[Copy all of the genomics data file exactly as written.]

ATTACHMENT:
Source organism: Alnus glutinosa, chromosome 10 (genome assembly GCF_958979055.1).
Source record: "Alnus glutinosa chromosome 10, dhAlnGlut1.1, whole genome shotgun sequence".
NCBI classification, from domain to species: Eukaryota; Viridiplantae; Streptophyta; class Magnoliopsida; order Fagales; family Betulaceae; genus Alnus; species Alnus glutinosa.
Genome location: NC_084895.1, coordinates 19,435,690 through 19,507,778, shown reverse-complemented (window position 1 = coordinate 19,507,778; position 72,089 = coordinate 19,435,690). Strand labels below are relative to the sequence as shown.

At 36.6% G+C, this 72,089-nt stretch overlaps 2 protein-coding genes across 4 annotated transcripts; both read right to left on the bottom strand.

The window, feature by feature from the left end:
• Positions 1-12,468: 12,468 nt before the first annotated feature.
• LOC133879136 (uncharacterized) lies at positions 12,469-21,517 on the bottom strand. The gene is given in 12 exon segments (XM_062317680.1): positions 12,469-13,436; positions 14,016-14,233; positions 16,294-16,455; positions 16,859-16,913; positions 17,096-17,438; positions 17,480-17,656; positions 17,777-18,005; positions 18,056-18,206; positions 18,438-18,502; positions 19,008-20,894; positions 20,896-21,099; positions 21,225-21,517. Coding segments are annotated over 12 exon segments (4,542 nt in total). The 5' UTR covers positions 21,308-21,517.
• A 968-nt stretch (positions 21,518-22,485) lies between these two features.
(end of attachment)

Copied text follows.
Source organism: Alnus glutinosa, chromosome 10 (genome assembly GCF_958979055.1).
Source record: "Alnus glutinosa chromosome 10, dhAlnGlut1.1, whole genome shotgun sequence".
NCBI classification, from domain to species: Eukaryota; Viridiplantae; Streptophyta; class Magnoliopsida; order Fagales; family Betulaceae; genus Alnus; species Alnus glutinosa.
Genome location: NC_084895.1, coordinates 19,435,690 through 19,507,778, shown reverse-complemented (window position 1 = coordinate 19,507,778; position 72,089 = coordinate 19,435,690). Strand labels below are relative to the sequence as shown.

At 36.6% G+C, this 72,089-nt stretch overlaps 2 protein-coding genes across 4 annotated transcripts; both read right to left on the bottom strand.

The window, feature by feature from the left end:
• Positions 1-12,468: 12,468 nt before the first annotated feature.
• LOC133879136 (uncharacterized) lies at positions 12,469-21,517 on the bottom strand. The gene is given in 12 exon segments (XM_062317680.1): positions 12,469-13,436; positions 14,016-14,233; positions 16,294-16,455; positions 16,859-16,913; positions 17,096-17,438; positions 17,480-17,656; positions 17,777-18,005; positions 18,056-18,206; positions 18,438-18,502; positions 19,008-20,894; positions 20,896-21,099; positions 21,225-21,517. Coding segments are annotated over 12 exon segments (4,542 nt in total). The 5' UTR covers positions 21,308-21,517.
• A 968-nt stretch (positions 21,518-22,485) lies between these two features.